Is there a difference between a CV and a resume? Yes, and it’s important. Read on for a breakdown of CVs vs. resumes, and when you’d want to submit each.
By: Katelyn Skye Bennett | Contributor for Let’s Eat, Grandma
Job seeker: know thy audience.
In most career fields, hiring managers want a standard, 1-2 page professional resume listing your work experience.
However, academia and research fields are the exceptions. Read job descriptions in those fields more carefully to see if they want a resume or CV (Curriculum Vitae) before applying.
But what’s the difference between them again?
The Difference Between a CV and a Resume
There is a difference between “CV” and “resume” and it’s important, especially in the U.S.
The Balance Careers explains the difference between resumes and CVs quite nicely. They state that (in the U.S.) resumes are competency-based, while CV’s are credential-based. Let’s break down what that means:
Resumes show your competency for a job with brief highlights of your employment history. They demonstrate your experience level, accomplishments, and professional skills.
CVs, on the other hand, show your credentials by providing a comprehensive list of educational and research experiences, publications/presentations, and affiliations/certifications in addition to your work history. That’s why they’re typically reserved for academic and research jobs.
Let’s Eat, Grandma is here to help you write a resume that portrays you as the best candidate for a specific job.
Yet we still need to talk about CVs. Read on for an infographic with key differences between a resume and CV,and further info on how a CV works.
(Quick note: “CV” here refers to an academic Curriculum Vitae. Some countries use the terms “CV” and “resume” interchangeably to refer to professional resumes. If you’re in the U.S., don’t.)
What Does CV Mean?
CV stands for “Curriculum Vitae, ” a fancy Latin phrase meaning “source of life.” A Curriculum Vitae includes different information than a resume to showcase different qualifications.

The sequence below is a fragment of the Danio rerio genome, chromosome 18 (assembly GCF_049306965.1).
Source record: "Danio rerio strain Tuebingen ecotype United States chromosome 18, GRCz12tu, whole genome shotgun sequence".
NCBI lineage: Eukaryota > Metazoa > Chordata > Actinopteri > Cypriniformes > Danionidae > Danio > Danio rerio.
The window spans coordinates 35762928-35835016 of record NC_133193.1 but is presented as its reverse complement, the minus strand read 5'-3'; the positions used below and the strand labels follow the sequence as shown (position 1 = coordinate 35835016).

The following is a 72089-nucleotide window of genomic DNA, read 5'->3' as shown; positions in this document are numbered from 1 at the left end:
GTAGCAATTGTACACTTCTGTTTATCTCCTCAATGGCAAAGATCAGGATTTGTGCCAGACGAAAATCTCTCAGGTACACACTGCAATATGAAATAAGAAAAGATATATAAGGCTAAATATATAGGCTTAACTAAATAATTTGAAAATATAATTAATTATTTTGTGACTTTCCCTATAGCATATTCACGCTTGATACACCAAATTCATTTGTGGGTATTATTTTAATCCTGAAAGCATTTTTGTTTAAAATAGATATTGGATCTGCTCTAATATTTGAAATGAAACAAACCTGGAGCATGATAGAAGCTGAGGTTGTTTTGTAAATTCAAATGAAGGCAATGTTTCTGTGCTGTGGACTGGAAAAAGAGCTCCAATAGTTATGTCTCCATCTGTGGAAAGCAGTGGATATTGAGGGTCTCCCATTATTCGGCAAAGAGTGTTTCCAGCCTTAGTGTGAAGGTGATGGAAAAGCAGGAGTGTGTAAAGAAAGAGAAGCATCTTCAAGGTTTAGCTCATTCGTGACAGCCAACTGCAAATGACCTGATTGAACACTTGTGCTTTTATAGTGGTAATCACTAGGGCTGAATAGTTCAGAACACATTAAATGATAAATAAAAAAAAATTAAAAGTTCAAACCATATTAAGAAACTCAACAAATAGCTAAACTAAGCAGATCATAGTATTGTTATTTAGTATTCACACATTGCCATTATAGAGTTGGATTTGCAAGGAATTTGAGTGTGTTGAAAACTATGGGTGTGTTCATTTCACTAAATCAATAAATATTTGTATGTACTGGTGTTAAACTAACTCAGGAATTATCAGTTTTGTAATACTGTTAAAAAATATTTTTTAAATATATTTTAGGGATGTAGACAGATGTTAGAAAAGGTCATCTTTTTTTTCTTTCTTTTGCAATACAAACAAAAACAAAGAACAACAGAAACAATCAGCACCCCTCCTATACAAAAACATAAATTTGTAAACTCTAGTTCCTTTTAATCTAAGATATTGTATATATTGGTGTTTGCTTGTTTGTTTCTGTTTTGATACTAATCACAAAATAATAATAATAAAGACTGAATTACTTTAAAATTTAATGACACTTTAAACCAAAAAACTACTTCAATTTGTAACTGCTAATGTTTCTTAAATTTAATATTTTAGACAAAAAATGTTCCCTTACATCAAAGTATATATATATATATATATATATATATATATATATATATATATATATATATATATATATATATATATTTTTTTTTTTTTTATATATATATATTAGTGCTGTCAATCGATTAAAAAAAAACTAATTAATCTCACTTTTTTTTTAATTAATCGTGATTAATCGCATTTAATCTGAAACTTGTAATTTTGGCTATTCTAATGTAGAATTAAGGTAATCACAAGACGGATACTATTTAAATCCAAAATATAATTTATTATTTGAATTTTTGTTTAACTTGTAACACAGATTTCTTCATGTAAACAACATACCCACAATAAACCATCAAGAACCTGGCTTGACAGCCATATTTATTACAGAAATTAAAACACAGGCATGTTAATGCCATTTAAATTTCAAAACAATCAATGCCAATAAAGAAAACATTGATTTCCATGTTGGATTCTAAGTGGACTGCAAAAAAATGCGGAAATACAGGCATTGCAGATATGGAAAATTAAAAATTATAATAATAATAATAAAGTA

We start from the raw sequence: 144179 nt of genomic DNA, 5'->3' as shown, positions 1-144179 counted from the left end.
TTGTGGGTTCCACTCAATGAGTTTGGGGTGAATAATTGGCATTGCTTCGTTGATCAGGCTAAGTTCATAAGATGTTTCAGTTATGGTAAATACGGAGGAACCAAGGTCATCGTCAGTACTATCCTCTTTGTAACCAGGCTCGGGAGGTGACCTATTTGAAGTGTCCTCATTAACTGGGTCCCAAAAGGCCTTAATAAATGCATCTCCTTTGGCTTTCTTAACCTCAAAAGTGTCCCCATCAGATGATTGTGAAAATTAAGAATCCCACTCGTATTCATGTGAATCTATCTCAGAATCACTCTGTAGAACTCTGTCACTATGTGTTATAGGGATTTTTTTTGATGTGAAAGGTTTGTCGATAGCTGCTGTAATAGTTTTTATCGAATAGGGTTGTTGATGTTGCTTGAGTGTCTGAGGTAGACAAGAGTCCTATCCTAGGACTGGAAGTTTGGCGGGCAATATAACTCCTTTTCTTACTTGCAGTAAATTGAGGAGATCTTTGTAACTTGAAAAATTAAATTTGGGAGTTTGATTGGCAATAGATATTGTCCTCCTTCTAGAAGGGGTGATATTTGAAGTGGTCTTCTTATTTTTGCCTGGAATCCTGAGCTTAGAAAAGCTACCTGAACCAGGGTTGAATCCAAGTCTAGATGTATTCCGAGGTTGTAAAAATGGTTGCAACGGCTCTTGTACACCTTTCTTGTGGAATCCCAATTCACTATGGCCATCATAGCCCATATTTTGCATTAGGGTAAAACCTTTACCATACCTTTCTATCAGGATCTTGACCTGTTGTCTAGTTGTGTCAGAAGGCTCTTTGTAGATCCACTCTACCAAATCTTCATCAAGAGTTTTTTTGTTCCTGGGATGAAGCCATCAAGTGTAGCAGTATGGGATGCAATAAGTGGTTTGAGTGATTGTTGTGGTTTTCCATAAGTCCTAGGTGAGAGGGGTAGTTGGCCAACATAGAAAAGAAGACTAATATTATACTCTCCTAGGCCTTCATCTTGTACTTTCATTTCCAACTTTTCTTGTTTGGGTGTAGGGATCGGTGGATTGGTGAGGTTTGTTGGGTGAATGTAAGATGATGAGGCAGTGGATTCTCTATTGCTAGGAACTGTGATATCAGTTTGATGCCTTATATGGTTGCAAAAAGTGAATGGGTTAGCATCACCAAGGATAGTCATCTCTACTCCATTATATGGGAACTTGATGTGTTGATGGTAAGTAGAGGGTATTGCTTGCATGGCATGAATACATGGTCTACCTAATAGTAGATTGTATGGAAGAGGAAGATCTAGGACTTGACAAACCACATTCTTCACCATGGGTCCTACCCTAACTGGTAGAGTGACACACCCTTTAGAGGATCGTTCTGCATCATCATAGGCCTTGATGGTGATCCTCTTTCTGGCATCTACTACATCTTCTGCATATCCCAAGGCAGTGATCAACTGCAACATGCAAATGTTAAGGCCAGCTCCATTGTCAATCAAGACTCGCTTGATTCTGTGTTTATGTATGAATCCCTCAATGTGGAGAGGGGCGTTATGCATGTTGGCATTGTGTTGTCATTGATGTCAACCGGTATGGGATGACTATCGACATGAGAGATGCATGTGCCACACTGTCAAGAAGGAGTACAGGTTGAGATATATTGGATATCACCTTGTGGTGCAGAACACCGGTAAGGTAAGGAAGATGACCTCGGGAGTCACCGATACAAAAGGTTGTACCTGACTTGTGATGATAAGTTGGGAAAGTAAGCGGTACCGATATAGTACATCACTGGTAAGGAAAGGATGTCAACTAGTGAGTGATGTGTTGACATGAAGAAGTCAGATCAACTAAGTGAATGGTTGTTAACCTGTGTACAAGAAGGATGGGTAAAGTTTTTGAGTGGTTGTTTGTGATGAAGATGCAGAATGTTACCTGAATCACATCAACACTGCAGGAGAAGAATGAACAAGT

American University explains this further:
“The CV differs from a traditional resume in that it lists publications, professional presentations, classes taught, and other relevant academic information. While resume length is limited to one or two pages, the CV can grow with your career.”
A CV is lengthy; the supplemental research information often pushes it over 3 pages. That’s why it’s geared towards academic fields in the U.S. and isn’t useful for mainstream business positions.
But it’s not used often.
When Do I Need a CV?
Some graduate school applications may request a CV, but they may request your resume. Read the requirements carefully.
To further complicate matters, differently formatted CVs function as resumes for many international positions. That’s why “CV” and “resume” are often incorrectly used interchangeably!
International CVs may require more personal information than American ones, for example, but the preferred format may vary per job location.
Educate yourself on the country’s culture and expectations before completing your CV and applying – a recruiter may be able to advise you more specifically.
If you’re in business, engineering, nonprofits, the arts, or any other non-academic field in the U.S., stick with a standard 1-2 page resume. You might still include brief mentions of your publications, certifications, or presentations, but only prioritize what’s relevant for the job.
A resume is shorter, but it does the trick. It’s designed to just give a brief overview that will land you an interview, where you can go more in-depth. With your relevant job experience laid before the eyes of the hiring manager, ATS- friendly and typo-free, you’ll be on the road to success.
Need to cut your CV down to a concise resume? Schedule a free call with us to find out how our professional writers can rework your resume, cover letter, and LinkedIn profile to land you that dream job.